Historic involvement in slavery is a very painful, significant, and – until recently – underexposed part of our shared history. As of next year, extra attention will be paid to this history throughout the Kingdom: the Slavery Memorial Year will run from the 1st of July 2023 until the 1st of July 2024.
For over 300 years, slave traders (including many Dutch slave traders) captured adults and children from parts of Africa and transported them across the Atlantic Ocean in degrading conditions to the Netherlands’ various former colonies: Suriname and the Caribbean islands of Aruba, Bonaire, Curaçao, Saba, Sint Eustatius and Sint Maarten. Even the original inhabitants of the various Dutch colonies were not spared. In Asia, enslaved people were transported to regions controlled by the United East India Company (VOC). People were born into slavery for many generations. They spent their entire lives performing forced labor for Dutch plantation owners.
On the 1st of July 1863, slavery was abolished by law in Suriname and the Caribbean islands, which were colonies of the Kingdom of the Netherlands at the time. And yet a sizeable proportion of those who had been enslaved had to continue working on the plantations under state supervision for another decade in order to mitigate the ‘harmful effects of this measure’ on plantation holders. Hence for many people in the kingdom back then, the de facto abolition of slavery did not come until 1873. That will be 150 years ago on the 1st of July 2023.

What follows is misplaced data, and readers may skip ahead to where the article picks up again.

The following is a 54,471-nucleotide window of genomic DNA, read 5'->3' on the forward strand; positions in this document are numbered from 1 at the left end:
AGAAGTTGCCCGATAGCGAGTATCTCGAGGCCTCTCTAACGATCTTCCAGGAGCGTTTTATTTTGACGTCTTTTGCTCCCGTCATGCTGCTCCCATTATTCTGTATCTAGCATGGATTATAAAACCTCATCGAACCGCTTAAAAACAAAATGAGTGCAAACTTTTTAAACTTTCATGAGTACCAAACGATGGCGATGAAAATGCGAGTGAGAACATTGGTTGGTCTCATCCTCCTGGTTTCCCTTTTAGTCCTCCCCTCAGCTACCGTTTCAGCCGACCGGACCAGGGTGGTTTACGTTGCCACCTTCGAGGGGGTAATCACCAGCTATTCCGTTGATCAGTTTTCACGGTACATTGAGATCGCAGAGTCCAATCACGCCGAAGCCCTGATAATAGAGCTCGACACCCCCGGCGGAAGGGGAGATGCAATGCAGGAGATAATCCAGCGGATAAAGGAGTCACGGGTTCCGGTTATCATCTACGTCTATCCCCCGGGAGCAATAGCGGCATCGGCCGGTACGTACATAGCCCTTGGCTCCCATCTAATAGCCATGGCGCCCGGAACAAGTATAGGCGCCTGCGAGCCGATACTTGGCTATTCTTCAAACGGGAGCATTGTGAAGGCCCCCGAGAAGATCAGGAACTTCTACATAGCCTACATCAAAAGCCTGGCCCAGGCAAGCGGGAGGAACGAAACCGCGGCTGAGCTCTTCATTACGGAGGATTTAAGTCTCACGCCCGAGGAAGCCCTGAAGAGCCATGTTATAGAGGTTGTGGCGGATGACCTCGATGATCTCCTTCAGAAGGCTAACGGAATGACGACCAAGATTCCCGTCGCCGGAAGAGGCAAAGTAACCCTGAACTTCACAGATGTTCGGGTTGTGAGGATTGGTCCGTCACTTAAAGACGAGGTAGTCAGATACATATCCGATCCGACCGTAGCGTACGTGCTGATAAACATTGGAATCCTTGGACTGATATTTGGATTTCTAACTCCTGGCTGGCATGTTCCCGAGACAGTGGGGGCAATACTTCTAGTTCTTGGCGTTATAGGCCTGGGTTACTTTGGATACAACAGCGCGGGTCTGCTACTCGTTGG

From 1858 until long after 1873, contract labor also subjected people from Asia to hard labor in Suriname under Dutch colonial rule.
During the Memorial Year, the Kingdom of the Netherlands will be reflecting on this embarrassing history as well as on how this history still adversely impacts the lives of people today. The Government is supporting initiatives set up by or in partnership with the various groups and communities affected by our historical role in the slave trade. The Slave Trade Remembrance Year will thus be a year for the people and by the people.
The grant schemes
June and July 2023 will mark the grand opening of the Slavery Memorial Year across the Kingdom, and July 2024 will mark its close. Through this memorial year, the Government of the Netherlands hopes to contribute to permanently increasing knowledge and interconnectivity within society.
In addition, the Cabinet will make two million euros available for the organization of activities during Slavery Memorial Year by, for example, community organizations and cultural institutions. This will enable larger institutions and small local initiatives or individuals alike to apply for funding to organize social and/or cultural activities. This will be conducted through two cultural funds: The Mondrian Fund and the Cultural Participation Fund.
Initiators such as museums, theatres and archives, as well as private initiators such as artists, creatives or organizers, can apply for funding to organize an activity during the Slavery Memorial Year. The Mondriaan Fund and the Cultural Participation Fund will assess the applications independently, through a representative assessment committee with knowledge of historic slavery and the communities involved. Anyone in the Kingdom wishing to organize an activity as part of the Slavery Memorial Year can apply. Information can be found on the websites of the Mondriaan Fund and the Cultural Participation Fund